Oh, my God, the love story! Although this book took it not one, but a million steps further, I still stand by what I said in my review of the previous book. The love triangle is simply not necessary. It doesn’t have to be there, it only tires me as a reader. Because, in the first book, Celaena was mostly attracted to Dorian, wanting to kiss him constantly and opening up to him, and in this book, she turns to Chaol. Here, their relationship is a lot darker, and deeper, and when they started to be happy together, I simply knew that couldn’t last. When things go too well in books, distrust shows its face, and I was not proven wrong. But the thing is that I don’t really like having both Dorian and Chaol having feelings for Celaena, and having Celaena going back and forth between the two of them and their load of qualities. It is like the line between the two is constantly blurred. Celaena certainly is unique, I give it that, but I don’t particularly root for this love triangle. Luckily, the story has a lot bigger pillars to sustain it, and it is not based solely on the romance, because I couldn’t read that without rolling my eyes. 

With that said, let’s go to the plot twists. I swear I never, ever, saw Nehemia’s death coming. I honestly thought Celaena would make it on time, but… *painfully sobbing*. I found myself in complete denial. Literally. All I could think was “Nehemia, no. No. That didn’t happen.”. I tried to think things like “I’m sure this is a ruse, she will turn up alive in one of next books, or something like that”. That won’t happen, but I want you to understand the level of my denial. I truly loved Nehemia, she had so much potential to be a badass, indomitable character with the temper and the attitude to be an awesome queen. I found her to be a character worth of admiration, an inspiration for her people, and I was seriously not ready to see her gone. I wanted her to be happy. It completely broke my heart. But, if I have to see the bright side, it means that I’m in for a story with great plot twists, and unpredictable turns, filled with deep, raw feelings. After Nehemia’s murder, Celaena went completely wild with anger and pain, and I could truly feel it, it is incredibly well written, and I can positively affirm that I love Sarah J. Maas’ writing.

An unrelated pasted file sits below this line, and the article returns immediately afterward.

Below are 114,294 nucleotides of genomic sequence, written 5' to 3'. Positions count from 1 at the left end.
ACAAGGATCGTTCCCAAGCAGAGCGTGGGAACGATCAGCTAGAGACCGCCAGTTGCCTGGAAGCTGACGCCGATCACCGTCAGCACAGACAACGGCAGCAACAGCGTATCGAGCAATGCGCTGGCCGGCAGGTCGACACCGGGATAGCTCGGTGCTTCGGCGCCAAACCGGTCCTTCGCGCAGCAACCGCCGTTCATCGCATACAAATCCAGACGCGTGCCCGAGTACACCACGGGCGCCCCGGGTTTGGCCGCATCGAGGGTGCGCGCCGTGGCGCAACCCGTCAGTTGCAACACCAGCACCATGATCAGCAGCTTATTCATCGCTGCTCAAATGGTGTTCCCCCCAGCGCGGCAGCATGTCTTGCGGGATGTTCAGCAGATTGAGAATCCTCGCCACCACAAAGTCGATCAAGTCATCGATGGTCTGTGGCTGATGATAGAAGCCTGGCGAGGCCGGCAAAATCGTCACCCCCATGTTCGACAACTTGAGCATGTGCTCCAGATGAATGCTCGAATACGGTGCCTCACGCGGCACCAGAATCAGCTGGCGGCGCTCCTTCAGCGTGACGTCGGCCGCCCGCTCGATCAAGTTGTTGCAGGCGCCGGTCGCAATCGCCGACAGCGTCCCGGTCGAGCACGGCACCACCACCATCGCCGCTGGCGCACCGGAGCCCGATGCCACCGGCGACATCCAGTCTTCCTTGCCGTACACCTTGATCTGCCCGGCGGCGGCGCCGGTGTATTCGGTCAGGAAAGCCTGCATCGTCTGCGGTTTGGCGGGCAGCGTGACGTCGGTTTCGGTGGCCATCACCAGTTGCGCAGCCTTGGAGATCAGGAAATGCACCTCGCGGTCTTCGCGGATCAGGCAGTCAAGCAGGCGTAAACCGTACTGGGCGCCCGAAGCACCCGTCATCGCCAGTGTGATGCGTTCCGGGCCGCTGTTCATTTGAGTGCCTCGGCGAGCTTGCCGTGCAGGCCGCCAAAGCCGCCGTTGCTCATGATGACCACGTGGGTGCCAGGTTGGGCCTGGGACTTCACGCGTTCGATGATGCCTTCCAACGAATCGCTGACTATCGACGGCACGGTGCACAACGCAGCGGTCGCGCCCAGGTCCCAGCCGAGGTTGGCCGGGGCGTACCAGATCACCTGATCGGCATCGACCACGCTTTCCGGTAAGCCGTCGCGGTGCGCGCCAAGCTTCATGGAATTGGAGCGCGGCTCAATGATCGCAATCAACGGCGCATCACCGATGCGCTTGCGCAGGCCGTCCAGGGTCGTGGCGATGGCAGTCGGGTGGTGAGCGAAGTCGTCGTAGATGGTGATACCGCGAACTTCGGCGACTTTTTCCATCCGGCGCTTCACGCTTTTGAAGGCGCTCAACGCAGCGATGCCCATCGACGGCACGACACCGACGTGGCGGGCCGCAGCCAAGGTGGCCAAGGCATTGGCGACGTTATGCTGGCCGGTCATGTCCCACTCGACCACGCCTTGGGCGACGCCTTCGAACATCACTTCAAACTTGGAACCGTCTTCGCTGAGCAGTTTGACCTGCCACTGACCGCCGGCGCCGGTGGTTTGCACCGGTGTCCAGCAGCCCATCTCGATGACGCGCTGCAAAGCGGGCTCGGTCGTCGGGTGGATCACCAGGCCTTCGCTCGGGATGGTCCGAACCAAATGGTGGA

As for Archer, oh, my God! I knew that he was lying about not being involved in a rebel movement, but never, in a million years, could have guessed he was the one who had Nehemia killed posing as Lord Mullison! It took me completely by surprise, and I was actually glad when he died. I just thought that he, just as Nehemia, would stay for the next books. But good riddance, I say. Archer, you damn bastard!

As for Celaena being Aelin, I could deduce it at some point, but that doesn’t mean that I’m not intrigued. As I said in my review of the previous book, Celaena has a past that goes beyond the point in which we can start reading her story. I was glad that, when Chaol knew she was Fae, she was able to provide an explanation, if short (which is ok, it was not the time for it). My point is that it’s not that she knows nothing, and it took her by surprise too. She is aware of her nature, and the fact that she didn’t mention it before doesn’t make it a bad plot twist. On the contrary, it makes me ever more eager to get to Heir of Fire to know more!

Damn, this is what happens with good books. I end up so excited that I can barely review them. There’s so much happening in Crown of Midnight, that I simply can’t cover the details, but I’m definitely looking forward to read the rest of the books. There’s so much I want to know! What is up with Perrington, Kaltain and Roland? What will happen with the Wyrdkeys? What about Dorian’s magic, the portals, the mythical creatures, the Fae, the king’s twisted plans…?

In short, this book is simply brilliant. I could guess some things as it progressed (like the clue about the Wyrdkey on Elena’s tomb), but in general terms, it was amazingly done, and I wish I could say more about it, but I simply can’t cover all the details. I will for sure read the next books, and I hope the series only gets better and better!